Intracellular GSH Depletion (intracellular + gsh_depletion)

Distribution by Scientific Domains

Selected Abstracts

Butterfat fatty acids differentially regulate growth and differentiation in Jurkat T-cells

Paolo Bergamo
Abstract Synthetic Conjugated Linoleic Acid mixture (CLA; c9,t11; t10,c12-18:2) has been previously shown to inhibit growth, and enhance apoptosis and IL-2 mRNA synthesis in human lymphoblastic Jurkat T-cells. In this study, two different butterfat types were evaluated and compared for their effects on Jurkat cell viability, oxidative stress, pro-apoptotic activity, and cytokine synthesis: the conventionally produced butterfat (CBF), and organic butterfat (OBF) containing significantly higher amounts of c9,t11 (Rumenic Acid, RA), trans-vaccenic acid (VA; t11-18:1), ,-linolenic acid (ALA), and lower levels of linoleic acid (LA). Results from cell treatment with both butterfat mixtures showed comparable oxidative stress (superoxide production, intracellular GSH depletion,and lipid peroxides yield), NADPH oxidase activation, cytotoxicity (LDH release), and IL-2 transcript level, whereas the effects of enhanced growth-inhibitory and pro-apoptotic activities were associated with OBF treatment. To then investigate each butterfat-induced effect caused by RA, VA, LA, and ALA, cells were exposed to synthetic FA concentrations similar to those from the different butterfats. Higher oxidative stress (superoxide production, intracellular GSH depletion) was induced by ,-linolenic (ALA) and linoleic (LA) incubation (P,<,0.01) and superoxide production was suppressed by specific PKC, inhibitor (G 6976) and linked to increased toxicity and IL-2 synthesis inhibition. By contrast, cell treatment with RA increased apoptosis and IL-2 synthesis. These results suggest that a supply of ALA and LA is responsible for BF-induced oxidative stress via PKC,-NADPH oxidase pathway, and that enhanced antiproliferative effects in OBF treated cells is essentially determined by RA-induced pro-apoptotic activity. 2005 Wiley-Liss, Inc. [source]

Nordihydroguaiaretic acid induces astroglial death via glutathione depletion

Joo-Young Im
Abstract Nordihydroguaiaretic acid (NDGA) is known to cause cell death in certain cell types that is independent of its activity as a lipoxygenase inhibitor; however, the underlying mechanisms are not fully understood. In the present study, we examined the cellular responses of cultured primary astroglia to NDGA treatment. Continuous treatment of primary astroglia with 30 ,M NDGA caused >85% cell death within 24 hr. Cotreatment with the lipoxygenase products 5-HETE, 12-HETE, and 15-HETE did not override the cytotoxic effects of NDGA. In assays employing the mitochondrial membrane potential-sensitive dye JC-1, NDGA was found to induce a rapid and almost complete loss of mitochondrial membrane potential. However, the mitochondrial permeability transition pore inhibitors cyclosporin A and bongkrekic acid did not block NDGA-induced astroglial death. We found that treatment with N-acetyl cysteine (NAC), glutathione (GSH), and GSH ethyl ester (GSH-EE) did inhibit NDGA-induced astroglial death. Consistently, NDGA-induced astroglial death proceeded in parallel with intracellular GSH depletion. Pretreatment with GSH-EE and NAC did not block NDGA-induced mitochondrial membrane potential loss, and there was no evidence that reactive oxygen species (ROS) production was involved in NDGA-induced astroglial death. Together, these results suggest that NDGA-induced astroglial death occurs via a mechanism that involves GSH depletion independent of lipoxygenase activity inhibition and ROS stress. 2007 Wiley-Liss, Inc. [source]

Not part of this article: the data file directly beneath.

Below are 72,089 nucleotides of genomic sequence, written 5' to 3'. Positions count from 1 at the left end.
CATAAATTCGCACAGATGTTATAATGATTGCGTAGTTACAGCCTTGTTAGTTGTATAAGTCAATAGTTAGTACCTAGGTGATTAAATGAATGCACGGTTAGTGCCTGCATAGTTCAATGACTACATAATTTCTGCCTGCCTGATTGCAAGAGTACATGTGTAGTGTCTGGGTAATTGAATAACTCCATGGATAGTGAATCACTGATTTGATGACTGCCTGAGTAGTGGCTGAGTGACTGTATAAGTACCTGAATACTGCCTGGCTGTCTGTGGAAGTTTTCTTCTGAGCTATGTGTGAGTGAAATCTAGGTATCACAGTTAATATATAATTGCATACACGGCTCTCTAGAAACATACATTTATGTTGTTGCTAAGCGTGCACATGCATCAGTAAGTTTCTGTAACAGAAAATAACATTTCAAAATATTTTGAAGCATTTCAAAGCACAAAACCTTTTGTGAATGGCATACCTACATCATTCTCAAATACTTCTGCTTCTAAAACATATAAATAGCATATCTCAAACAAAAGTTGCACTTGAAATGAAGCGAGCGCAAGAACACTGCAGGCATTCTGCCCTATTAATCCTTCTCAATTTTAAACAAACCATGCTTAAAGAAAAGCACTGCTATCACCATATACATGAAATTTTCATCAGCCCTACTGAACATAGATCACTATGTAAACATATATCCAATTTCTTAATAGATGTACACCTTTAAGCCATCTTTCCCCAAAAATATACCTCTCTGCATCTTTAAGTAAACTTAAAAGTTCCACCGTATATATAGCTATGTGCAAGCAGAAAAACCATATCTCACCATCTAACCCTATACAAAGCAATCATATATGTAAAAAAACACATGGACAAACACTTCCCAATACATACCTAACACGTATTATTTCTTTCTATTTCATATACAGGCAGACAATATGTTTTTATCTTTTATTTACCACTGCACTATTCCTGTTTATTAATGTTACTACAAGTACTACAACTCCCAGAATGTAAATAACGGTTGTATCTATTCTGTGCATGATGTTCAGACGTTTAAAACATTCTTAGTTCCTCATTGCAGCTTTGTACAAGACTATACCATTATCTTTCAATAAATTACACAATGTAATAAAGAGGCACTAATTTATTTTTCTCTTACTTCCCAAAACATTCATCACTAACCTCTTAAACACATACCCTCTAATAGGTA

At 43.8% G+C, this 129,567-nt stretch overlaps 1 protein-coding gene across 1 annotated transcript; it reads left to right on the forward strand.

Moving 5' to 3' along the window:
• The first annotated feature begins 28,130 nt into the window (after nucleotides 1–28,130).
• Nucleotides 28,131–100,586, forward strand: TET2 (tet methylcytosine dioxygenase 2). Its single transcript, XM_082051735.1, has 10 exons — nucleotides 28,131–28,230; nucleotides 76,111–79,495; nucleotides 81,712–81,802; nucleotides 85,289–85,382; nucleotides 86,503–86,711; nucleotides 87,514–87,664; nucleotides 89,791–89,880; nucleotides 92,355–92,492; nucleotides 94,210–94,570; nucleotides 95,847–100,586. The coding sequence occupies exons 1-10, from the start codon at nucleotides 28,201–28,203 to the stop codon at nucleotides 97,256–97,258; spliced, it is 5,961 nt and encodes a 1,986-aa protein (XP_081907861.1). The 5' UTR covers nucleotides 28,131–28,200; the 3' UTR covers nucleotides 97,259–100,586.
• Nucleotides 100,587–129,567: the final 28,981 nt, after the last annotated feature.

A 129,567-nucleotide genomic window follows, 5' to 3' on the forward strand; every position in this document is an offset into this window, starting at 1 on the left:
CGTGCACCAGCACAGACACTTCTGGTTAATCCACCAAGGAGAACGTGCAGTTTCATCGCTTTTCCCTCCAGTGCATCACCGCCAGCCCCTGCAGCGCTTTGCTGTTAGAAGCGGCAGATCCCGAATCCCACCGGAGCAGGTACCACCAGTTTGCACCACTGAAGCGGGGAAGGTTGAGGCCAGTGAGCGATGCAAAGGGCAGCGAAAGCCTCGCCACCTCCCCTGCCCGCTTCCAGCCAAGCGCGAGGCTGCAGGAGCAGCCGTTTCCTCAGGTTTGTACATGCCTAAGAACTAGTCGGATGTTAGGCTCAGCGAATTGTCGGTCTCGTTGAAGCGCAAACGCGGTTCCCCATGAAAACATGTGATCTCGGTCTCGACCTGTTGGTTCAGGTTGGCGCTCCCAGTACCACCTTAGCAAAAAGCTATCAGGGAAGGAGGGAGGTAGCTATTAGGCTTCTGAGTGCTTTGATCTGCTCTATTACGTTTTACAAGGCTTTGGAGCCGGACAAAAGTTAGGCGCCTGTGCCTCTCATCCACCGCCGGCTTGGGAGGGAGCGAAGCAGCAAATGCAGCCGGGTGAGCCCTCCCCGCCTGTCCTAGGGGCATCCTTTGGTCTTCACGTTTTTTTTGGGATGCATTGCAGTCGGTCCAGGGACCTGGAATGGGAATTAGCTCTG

Azathioprine hepatotoxicity and the protective effect of liquorice and glycyrrhizic acid

Yue-Ting Wu
Abstract This study aimed to evaluate the responses of human hepatocytes to azathioprine hepatotoxicity in comparison with the well-studied azathioprine hepatotoxicity in rat hepatocytes and the effects of protective agents to suppress azathioprine hepatotoxicity. Azathioprine presented its hepatotoxicity at clinically relevant concentrations (lower than 10 m) in primary rat hepatocytes after 48 h of treatment as shown by a severe decrease in cell viability as well as intracellular GSH depletion. However, primary human hepatocytes exhibited only significant intracellular GSH depletion after treatment with azathioprine at these clinically relevant concentrations, while a reduction in cell viability by 29% was only evidenced after 48 h of treatment with azathioprine at the high concentration of 50 m. In addition, a monolayer culture of primary rat hepatocytes was used as an in vitro model to examine the protective effects of antihepatotoxic drugs including glutathione (GSH), N-acetylcysteine (NAC, a GSH precursor), liquorice and glycyrrhizic acid (GA), a major bioactive component of liquorice, against hepatotoxicity of 1 m azathioprine. It was found that both liquorice and GA showed substantial protection according to assays of cell viability and intracellular GSH, while neither GSH nor NAC had such a protective function. Similarly, GA protected human hepatocytes from intracellular GSH depletion on exposure to 1 m azathioprine. These results implied that GA or liquorice could be considered as potent protection agents against azathioprine hepatotoxicity. Copyright 2006 John Wiley & Sons, Ltd. [source]